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In ten years time, will Apple be the new Microsoft – an abusive monopoly?

Daring Fireball: Up Flash Creek Without a Paddle:

“Even if Adobe eventually gets Flash running well — by any standard for ‘running well’ — on actual iPhone hardware, rather than just in the iPhone simulator, they can’t ship it without Apple’s explicit permission.”

John is right of course: and this is the thing that makes me slightly queasy about the iPhone.

While Apple has a relatively low market share and there’s plenty of choice of platform, the control that Apple has over the third party application market really doesn’t matter. If a really cool application appears that Apple refuses to sanction, its developers can just up-sticks and move to S60, or Java, or (if they’re nuts) Windows Mobile and reach an equally large audience.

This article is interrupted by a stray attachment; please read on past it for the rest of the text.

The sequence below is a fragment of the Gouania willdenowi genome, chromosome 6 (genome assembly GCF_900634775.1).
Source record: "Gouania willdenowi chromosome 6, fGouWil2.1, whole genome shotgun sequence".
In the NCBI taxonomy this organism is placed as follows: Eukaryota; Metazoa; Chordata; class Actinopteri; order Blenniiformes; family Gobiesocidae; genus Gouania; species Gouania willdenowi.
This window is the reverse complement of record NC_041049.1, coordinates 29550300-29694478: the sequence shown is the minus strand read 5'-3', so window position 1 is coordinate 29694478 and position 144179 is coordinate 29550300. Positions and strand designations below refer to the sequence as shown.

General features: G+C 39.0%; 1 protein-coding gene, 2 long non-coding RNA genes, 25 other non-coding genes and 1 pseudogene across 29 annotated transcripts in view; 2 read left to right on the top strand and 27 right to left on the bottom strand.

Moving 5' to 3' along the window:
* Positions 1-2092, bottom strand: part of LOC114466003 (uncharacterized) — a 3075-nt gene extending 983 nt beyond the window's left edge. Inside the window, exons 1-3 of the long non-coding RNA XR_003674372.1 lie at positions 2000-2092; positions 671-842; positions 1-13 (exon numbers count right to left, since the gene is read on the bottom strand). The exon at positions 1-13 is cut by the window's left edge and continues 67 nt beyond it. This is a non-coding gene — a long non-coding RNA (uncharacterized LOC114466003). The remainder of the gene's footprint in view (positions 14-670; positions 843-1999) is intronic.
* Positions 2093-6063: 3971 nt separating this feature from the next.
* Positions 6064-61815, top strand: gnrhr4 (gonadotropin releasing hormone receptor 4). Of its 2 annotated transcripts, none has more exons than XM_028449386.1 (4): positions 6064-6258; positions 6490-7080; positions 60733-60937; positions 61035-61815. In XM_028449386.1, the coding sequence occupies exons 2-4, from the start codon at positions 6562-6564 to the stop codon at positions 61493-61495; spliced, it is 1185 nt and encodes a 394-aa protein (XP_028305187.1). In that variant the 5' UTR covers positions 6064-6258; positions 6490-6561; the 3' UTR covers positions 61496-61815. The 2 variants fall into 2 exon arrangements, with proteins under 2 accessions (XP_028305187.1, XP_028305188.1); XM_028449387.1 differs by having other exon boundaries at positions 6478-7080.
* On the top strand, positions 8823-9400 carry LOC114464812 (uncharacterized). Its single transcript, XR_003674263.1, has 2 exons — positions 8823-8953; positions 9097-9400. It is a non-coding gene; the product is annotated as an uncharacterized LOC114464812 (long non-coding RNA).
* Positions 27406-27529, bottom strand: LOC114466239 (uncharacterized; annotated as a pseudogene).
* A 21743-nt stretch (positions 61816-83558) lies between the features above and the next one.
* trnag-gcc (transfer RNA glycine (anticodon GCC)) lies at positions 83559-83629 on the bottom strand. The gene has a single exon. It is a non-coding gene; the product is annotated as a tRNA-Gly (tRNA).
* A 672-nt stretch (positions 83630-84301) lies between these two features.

But what happens if Apple’s market share grows to the point where it has a monopoly – 70-, 80- or even 90% market share? That might take ten years, but it’s certainly not beyond the realms of possibility, and it’s certainly something that Apple would like to have.

At that point, does Apple’s control over third-party applications become an abuse of a monopoly – something that is, of course, illegal in both Europe and the US?

To answer that, ask yourself this: if in the PC market, Microsoft used a similar system and every application had to be sanctioned by them in order to run; and if they used that system to lock-out, say, iTunes; would you consider it abusive?

I think the answer for most people would be “yes”. And that’s why I’m concerned about the approach that Apple is taking. While it is extremely convenient for consumers in the short-term, the potential for abuse is there, and in the long term, as its market share grows, Apple will have to be very careful about which applications it decides not to allow on the iPhone.

And, I suspect, if Apple were to lock Adobe out of the iPhone simply because it’s not in Apple’s interests (as opposed to in the interests of consumers), it would be establishing an early pattern of using the App Store for its own interests, not that of consumers – something that would weigh against it as a “pattern of abuse” in the long term.

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